Wednesday, March 28, 2012

God Answers Job

The book of Job is a fascinating, heartbreaking, and sometimes head-scratching account of God's dealings with a man who by all accounts was righteous man. As tragedy after tragedy befell him, Job doggedly held to his trust in God.  At the same time, though, he wanted answers from God. Why, if he had followed God faithfully and passionately, would these things be happening to him? In our ears that sounds like a fair question doesn't it?  However, Job had friends who didn't think so. A good portion of the book is taken with the "comfort" they offered him--which basically amounted to, "Job, God is good and this must be happening because you are sinful. So what have you done?" One young man in particular, a fellow named Elihu, took pains to ask these same kinds of questions. He asserts that God is great, that we can't understand Him. He says in Job 37:23, "The Almighty, we cannot find Him..." God, who is not without a sense of irony, picks this moment as the time to show up and answer Job's questions.
What's fascinating, though, is that God's answers, the explanations that Job has been so hungry for, are shown to be beyond his reach. God doesn't explain; rather, He points out to Job why Job can't understand. With question after question, from chapters 38-41, God says, "Job, you couldn't get it even if I did explain it to you." And those chapters are great for reminding us of the greatness of God, of who He is and who we are.
This morning one specific question stood out to me. And it's not the one I would have thought. There are some amazing questions God puts to Job. Some give us a glimpse into the parts of God's creation in which He delights. In 39:5-12 God affectionately speaks of the wild donkey and the wild ox; He joys in their freedom and in their strength.  In vs19-25 of the same chapter He seems to take special delight in the fierceness of the war horse. Other questions soar poetically, such as 39:26, "Does the hawk fly by your wisdom, and spread its wings toward the south?"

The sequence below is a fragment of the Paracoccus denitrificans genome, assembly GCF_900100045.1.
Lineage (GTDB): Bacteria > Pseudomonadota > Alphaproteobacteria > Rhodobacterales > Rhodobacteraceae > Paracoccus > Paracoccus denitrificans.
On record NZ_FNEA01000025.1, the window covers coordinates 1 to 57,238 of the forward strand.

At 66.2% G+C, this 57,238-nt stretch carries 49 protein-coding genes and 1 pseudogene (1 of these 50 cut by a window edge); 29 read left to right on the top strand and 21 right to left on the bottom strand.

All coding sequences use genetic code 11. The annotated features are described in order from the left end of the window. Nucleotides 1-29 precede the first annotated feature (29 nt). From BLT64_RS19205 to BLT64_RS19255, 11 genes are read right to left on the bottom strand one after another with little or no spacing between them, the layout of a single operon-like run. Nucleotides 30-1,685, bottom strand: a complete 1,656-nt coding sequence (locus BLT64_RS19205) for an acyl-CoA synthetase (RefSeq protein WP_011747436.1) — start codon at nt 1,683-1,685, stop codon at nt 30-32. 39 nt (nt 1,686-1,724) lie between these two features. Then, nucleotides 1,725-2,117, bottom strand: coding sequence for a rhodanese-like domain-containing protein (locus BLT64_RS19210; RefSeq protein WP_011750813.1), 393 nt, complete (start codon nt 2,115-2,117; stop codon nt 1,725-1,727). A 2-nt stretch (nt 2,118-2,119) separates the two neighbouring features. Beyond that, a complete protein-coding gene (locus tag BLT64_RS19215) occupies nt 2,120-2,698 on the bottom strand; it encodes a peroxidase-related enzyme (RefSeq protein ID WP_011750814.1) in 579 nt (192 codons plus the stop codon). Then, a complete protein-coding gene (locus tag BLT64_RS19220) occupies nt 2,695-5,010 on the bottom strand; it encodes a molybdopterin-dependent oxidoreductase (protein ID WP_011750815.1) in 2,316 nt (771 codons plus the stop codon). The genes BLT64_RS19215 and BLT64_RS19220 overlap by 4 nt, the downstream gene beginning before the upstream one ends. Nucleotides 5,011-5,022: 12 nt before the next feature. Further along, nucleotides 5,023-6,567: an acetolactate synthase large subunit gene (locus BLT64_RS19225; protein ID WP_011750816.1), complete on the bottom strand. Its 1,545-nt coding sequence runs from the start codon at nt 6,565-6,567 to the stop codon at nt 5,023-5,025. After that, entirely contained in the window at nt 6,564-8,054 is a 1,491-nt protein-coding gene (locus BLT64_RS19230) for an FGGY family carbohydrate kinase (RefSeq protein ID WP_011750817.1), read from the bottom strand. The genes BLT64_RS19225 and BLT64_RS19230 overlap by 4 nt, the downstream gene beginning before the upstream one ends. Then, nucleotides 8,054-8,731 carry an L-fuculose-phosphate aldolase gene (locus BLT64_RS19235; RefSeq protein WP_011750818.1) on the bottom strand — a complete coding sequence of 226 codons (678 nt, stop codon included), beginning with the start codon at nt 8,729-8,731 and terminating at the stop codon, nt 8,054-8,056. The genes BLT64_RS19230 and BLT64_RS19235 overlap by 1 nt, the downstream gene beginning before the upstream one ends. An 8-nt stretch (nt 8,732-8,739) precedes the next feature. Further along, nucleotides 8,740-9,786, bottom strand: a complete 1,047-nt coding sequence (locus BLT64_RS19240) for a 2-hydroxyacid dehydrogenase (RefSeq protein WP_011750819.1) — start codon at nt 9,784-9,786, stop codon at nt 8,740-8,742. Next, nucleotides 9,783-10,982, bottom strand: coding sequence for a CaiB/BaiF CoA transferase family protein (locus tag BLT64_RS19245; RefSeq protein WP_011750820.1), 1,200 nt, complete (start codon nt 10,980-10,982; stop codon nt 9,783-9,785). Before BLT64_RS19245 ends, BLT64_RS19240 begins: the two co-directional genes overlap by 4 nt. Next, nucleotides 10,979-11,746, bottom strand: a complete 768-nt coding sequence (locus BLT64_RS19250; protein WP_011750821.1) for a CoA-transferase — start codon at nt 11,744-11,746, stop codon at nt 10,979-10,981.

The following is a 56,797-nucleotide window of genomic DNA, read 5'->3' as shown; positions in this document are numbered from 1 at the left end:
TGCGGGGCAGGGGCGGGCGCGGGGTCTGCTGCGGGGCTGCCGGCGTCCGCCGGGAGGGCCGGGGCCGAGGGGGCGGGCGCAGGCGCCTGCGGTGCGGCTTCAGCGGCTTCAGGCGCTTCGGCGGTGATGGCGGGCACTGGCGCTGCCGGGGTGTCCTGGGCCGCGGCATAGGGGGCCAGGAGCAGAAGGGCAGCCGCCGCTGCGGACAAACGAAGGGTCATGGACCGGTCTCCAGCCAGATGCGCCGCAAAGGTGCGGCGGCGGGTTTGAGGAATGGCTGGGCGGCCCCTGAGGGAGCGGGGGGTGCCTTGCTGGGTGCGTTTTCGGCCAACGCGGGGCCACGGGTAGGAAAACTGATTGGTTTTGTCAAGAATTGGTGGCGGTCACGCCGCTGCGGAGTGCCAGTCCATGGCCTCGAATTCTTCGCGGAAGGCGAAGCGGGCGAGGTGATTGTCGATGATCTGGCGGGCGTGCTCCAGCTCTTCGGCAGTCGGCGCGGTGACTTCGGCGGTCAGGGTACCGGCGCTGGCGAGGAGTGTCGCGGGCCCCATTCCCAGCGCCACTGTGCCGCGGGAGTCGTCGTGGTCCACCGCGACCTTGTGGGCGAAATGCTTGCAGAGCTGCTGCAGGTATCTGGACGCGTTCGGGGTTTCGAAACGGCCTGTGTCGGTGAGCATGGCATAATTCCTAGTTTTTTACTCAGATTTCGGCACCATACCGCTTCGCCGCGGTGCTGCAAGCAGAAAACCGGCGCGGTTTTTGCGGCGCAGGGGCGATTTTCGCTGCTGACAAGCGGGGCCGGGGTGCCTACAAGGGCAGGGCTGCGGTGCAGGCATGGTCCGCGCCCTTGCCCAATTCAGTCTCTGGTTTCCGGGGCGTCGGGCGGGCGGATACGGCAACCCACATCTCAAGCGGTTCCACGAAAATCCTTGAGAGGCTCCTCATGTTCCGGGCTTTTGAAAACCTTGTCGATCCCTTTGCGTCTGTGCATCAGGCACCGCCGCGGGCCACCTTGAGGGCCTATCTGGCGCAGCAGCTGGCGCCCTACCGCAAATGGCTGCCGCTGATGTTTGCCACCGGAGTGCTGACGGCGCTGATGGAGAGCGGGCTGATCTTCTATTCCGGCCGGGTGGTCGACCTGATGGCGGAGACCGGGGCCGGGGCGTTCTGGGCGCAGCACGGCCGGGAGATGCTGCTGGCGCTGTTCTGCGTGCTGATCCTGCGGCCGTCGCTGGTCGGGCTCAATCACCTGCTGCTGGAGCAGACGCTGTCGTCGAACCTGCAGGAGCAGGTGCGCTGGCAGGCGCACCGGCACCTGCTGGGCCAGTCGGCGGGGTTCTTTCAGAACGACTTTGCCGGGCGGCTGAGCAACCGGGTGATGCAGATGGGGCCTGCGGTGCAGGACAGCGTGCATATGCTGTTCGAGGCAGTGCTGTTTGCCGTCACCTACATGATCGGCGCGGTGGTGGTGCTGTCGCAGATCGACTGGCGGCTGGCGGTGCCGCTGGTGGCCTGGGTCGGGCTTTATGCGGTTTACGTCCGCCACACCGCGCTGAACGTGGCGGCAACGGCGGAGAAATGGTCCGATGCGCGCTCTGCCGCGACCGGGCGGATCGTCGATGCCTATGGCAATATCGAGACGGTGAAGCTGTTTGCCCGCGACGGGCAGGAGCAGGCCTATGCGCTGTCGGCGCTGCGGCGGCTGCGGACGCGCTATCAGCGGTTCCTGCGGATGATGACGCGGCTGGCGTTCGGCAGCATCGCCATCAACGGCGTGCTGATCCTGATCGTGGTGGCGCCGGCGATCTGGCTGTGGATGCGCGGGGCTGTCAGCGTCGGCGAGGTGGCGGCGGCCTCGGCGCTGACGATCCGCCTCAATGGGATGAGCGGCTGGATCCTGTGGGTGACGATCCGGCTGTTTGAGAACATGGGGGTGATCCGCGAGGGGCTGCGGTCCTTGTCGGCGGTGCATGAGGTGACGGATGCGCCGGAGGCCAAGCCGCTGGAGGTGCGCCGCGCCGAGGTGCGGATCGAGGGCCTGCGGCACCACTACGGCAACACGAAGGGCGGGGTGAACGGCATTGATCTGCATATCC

The question that grabbed my attention, though, was the first question God asks Job. 38:4, "Where were you when I laid the foundation of the earth." Nothing particularly memorable about that, right? No poetic language, no wild and free animals; no power of creation or mysteries of God here. Just a simple, straightforward question: "Job, where were you when I laid the foundation of the earth? Where were you, Job, when I began building the earth on which you now walk, the earth onto which you were born? Job, where were you when I decided the laws by which this earth would be governed?"
I suppose the reason this question was so memorable to me is because of its simplicity. What would be the answer to it? How could Job respond? "I wasn't yet here, Lord. You hadn't yet knit me together in my mother's womb, fearfully and wonderfully making me. I hadn't yet breathed air (which You created) into the lungs You gave me, thereby drawing the oxygen that is necessary for life (which you breathed into my nostrils) into the body You fashioned from the earth--the earth You created."
God's 1st question to Job could rightfully have been His only question couldn't it? "Job, you are asking many questions. Let me ask you one." And the discussion could have ended there. But God wanted to make the point abundantly clear--both to Job and to us. He is far greater than we are. He is far wiser than we are. He knows things we don't know, He understands things that are beyond our ability. And while it isn't wrong for us to ask Him to help us understand, it is wrong to question Him. Why? Because we are unable to take hold of who He is, much less of what He does.
In 37:5 Elihu said, "God thunders wondrously with His voice; He does great things that we cannot comprehend." Elihu may not have had it all right, but that statement is good theology. God does great things that we can't comprehend. But even when we can't comprehend, we can trust. Even though we walk through the valley of the shadow of death, even though we are led there by the Lord who is our shepherd, we will fear no evil. Why? Because He is with us. We can rest in His presence when we can't understand His plan.

No comments:

Post a Comment